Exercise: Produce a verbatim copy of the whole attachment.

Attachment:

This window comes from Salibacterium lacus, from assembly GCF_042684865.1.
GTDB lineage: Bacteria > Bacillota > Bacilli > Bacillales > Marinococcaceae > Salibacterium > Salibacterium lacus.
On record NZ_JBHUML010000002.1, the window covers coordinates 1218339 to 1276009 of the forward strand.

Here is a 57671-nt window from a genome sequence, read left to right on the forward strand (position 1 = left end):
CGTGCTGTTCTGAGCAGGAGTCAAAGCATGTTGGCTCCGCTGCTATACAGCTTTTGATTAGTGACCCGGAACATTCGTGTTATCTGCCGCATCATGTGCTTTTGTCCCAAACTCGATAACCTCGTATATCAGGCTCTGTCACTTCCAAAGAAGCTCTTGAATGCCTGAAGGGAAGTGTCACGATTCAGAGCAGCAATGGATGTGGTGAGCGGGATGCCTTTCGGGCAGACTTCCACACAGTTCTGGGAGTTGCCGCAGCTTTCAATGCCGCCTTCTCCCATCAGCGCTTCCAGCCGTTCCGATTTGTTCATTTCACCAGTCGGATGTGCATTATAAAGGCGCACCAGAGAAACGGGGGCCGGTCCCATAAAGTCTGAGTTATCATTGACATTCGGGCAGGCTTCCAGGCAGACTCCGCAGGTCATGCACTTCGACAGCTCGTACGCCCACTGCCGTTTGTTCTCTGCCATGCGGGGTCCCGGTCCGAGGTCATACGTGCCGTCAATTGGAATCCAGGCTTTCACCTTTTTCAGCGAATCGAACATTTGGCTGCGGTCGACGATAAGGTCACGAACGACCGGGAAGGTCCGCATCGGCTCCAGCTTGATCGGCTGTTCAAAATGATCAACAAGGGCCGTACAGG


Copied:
This window comes from Salibacterium lacus, from assembly GCF_042684865.1.
GTDB lineage: Bacteria > Bacillota > Bacilli > Bacillales > Marinococcaceae > Salibacterium > Salibacterium lacus.
On record NZ_JBHUML010000002.1, the window covers coordinates 1218339 to 1276009 of the forward strand.

Here is a 57671-nt window from a genome sequence, read left to right on the forward strand (position 1 = left end):
CGTGCTGTTCTGAGCAGGAGTCAAAGCATGTTGGCTCCGCTGCTATACAGCTTTTGATTAGTGACCCGGAACATTCGTGTTATCTGCCGCATCATGTGCTTTTGTCCCAAACTCGATAACCTCGTATATCAGGCTCTGTCACTTCCAAAGAAGCTCTTGAATGCCTGAAGGGAAGTGTCACGATTCAGAGCAGCAATGGATGTGGTGAGCGGGATGCCTTTCGGGCAGACTTCCACACAGTTCTGGGAGTTGCCGCAGCTTTCAATGCCGCCTTCTCCCATCAGCGCTTCCAGCCGTTCCGATTTGTTCATTTCACCAGTCGGATGTGCATTATAAAGGCGCACCAGAGAAACGGGGGCCGGTCCCATAAAGTCTGAGTTATCATTGACATTCGGGCAGGCTTCCAGGCAGACTCCGCAGGTCATGCACTTCGACAGCTCGTACGCCCACTGCCGTTTGTTCTCTGCCATGCGGGGTCCCGGTCCGAGGTCATACGTGCCGTCAATTGGAATCCAGGCTTTCACCTTTTTCAGCGAATCGAACATTTGGCTGCGGTCGACGATAAGGTCACGAACGACCGGGAAGGTCCGCATCGGCTCCAGCTTGATCGGCTGTTCAAAATGATCAACAAGGGCCGTACAGG